Chef Ann Kim wore a flower in her hair on opening night.  Servers station is reflected in the copper oven. 


There were very few things I'd change, all in all.  I had two glasses of Sauvignon Blanc, but was never given water - this is partially my fault, as I never remembered to ask when my server was there.   Apparently I like wine better than water.  This is not new information for anyone.  As for eating at LOLA with kids, I'd suggest offering a smaller sized Old Reliable at a lower price point ($5?).  For the awesome quality of this food, I'd probably pay a higher "kids menu item" price for a smaller pizza/ glass of milk/one cookie combo. (I paid $2 each for my kids' milks.)  Typically that combo would be a $5 - $7 endeavor, but at LOLA I bet I'd pay $10  for it - or even $12- $12.99 if the pizza was regular sized for my kids to split and it came with 2 milks and a big cookie.  Did I just invent the  "two-kid" meal?   Let's talk.  These are very little things and I'm sure it will all evolve over the long, long time I'm sure LOLA will be open.

Let's get back to what was great, shall we?  The napkins.  You heard me.  Big, think paper napkins.  So awesome.  The kids' activity/coloring placemats are two-sided.  Need I say more, parents?  I don't think so.  Also, the bathroom smells great and is really cute.  It has a weird little motion-detector box above the door that plays quotes while you're in there.  I couldn't figure out what it was at first.  I thought I was hearing the next loo over, or the kitchen or something.  Then I heard Christopher Walken tell me it needed more cowbell.  And Biff Tannen tell me to make like a tree and get out of here.  And Dr. Fankenstein wish Frau Blucher a Goodnight (neeeeeeiiiggghhhhhhhhh).   I love this thing.  I waved my hand in front of it like a dozen times.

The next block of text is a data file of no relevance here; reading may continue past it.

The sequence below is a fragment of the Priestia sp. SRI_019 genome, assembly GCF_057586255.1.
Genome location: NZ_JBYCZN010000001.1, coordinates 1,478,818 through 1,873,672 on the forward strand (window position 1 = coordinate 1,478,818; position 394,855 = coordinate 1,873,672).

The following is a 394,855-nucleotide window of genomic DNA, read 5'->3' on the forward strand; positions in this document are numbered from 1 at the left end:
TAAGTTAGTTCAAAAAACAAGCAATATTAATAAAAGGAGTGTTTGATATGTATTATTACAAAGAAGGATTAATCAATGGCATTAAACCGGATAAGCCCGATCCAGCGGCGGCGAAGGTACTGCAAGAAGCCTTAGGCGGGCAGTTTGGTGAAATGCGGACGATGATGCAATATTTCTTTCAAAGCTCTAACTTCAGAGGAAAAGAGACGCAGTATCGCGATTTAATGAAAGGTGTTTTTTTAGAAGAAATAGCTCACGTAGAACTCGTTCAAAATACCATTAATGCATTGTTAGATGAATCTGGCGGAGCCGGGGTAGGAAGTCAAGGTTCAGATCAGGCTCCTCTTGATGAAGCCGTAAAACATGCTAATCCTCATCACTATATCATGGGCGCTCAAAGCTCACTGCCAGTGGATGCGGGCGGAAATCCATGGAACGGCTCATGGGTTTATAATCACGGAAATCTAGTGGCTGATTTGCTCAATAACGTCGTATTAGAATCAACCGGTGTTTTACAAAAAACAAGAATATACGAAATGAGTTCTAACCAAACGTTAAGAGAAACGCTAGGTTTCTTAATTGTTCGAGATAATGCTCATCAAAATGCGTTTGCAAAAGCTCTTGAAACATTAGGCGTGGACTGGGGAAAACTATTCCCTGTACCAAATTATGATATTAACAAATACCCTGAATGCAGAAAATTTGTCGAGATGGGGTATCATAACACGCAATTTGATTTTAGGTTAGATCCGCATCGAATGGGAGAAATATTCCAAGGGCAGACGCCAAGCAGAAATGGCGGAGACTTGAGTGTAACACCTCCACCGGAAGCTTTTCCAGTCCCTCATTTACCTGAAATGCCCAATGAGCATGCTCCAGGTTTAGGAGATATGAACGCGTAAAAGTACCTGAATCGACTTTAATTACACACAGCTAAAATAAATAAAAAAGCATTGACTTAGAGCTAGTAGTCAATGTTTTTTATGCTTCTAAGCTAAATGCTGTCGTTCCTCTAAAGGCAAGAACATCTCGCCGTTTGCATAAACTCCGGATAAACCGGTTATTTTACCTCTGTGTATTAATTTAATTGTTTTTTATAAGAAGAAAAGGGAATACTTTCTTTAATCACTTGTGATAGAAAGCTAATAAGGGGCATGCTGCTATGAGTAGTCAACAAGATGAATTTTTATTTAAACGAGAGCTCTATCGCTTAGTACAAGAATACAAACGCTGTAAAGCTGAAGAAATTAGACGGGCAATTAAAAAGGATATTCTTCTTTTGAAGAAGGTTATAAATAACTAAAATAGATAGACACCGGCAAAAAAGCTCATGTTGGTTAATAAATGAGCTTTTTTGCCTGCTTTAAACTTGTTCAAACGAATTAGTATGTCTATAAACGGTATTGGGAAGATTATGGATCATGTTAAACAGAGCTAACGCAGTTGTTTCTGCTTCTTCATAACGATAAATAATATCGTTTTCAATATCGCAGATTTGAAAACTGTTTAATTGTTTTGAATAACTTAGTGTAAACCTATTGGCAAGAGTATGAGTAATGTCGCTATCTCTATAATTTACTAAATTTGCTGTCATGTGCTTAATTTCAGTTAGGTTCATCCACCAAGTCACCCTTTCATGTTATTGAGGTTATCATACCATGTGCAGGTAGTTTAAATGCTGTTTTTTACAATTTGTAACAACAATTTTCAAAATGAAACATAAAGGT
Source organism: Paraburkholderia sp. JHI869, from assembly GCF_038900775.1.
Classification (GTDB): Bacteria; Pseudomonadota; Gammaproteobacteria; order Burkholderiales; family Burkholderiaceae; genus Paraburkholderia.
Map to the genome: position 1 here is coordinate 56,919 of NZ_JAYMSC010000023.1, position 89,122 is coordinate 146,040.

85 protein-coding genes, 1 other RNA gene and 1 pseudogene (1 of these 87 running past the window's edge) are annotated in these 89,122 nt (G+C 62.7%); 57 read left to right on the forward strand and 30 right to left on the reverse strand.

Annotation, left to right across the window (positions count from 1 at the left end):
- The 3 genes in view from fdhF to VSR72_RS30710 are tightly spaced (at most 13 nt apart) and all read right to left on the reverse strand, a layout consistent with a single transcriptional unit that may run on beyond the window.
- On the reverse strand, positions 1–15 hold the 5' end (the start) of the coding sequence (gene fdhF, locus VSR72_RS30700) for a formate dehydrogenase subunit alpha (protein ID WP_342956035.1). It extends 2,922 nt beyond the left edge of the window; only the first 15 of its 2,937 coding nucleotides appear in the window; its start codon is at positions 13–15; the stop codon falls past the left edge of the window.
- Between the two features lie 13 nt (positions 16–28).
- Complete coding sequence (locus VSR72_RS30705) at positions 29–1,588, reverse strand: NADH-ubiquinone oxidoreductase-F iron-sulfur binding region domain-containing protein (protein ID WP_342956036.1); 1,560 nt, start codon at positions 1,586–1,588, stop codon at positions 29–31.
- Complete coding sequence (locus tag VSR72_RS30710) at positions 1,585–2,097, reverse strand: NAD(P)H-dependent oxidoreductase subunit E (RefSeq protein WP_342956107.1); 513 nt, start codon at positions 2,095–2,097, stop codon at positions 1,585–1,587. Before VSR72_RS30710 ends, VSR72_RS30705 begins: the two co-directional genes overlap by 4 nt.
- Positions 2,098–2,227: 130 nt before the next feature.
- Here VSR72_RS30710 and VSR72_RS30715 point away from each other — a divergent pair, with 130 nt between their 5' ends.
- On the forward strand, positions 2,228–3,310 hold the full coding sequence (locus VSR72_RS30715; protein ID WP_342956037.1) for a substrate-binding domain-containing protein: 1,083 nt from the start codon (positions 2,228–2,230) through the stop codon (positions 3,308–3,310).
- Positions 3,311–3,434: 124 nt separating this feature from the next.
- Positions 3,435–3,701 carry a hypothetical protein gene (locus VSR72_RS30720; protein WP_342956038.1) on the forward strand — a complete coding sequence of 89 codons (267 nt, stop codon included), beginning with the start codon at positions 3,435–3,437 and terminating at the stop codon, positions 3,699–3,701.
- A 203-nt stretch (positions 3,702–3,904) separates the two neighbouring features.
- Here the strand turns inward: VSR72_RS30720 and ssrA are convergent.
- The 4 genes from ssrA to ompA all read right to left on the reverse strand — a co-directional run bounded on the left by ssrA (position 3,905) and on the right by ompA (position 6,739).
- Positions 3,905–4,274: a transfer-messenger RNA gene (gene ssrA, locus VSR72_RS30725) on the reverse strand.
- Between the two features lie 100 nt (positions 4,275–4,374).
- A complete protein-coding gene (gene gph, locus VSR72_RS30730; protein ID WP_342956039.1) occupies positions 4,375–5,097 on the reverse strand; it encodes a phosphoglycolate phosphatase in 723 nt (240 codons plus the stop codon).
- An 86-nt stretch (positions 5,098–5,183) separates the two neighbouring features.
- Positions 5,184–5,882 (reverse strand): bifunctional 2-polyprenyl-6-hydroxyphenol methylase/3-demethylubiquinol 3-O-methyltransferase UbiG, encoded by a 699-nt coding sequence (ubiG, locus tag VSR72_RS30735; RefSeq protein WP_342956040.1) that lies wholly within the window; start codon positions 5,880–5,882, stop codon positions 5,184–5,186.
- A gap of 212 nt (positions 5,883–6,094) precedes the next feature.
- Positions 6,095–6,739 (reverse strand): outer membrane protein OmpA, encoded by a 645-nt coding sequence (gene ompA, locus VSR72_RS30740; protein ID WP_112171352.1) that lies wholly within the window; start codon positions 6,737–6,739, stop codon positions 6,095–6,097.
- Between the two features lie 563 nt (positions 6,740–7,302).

I haven't even talked about dessert yet.  I was sad that on opening night, the ice cream machine wasn't working.  Next time I need me some house made vanilla soft serve with olive oil and fleur de sel.  This time, however, I was blessed with the cookies and milk plate.  Two huge belgian chocolate chip cookies topped with a sprinkle of fleur de sel and served with Ice Cold milk.  Yeah.  Oh, yeah!

Cookie (with bite - I couldn't get the iPhone out fast enough), as modeled by my 5-year-old.  

Finally, my check came in a Lucky Strikes tin.  I like this trend of quirky in restaurants (Cafe Maude gives you your check in an old library book cover).  It makes me feel fancy.

LSMFT?  Not in this case.  LSMFP!*

This last, quirky little flair paired with the bathroom quoter thingy brings my appreciation of this lovely, delicious neighborhood gem to a new level.  It's the level that lets me know that not only are the people in charge here great at what they do, they are smart and have a sense of humor.  

Great food from smart, funny people.  Now, really, what's better than that?  

Get thee to LOLA.

*Lucky Strike Means Fine Tobacco / Pizza - yep. I'm old.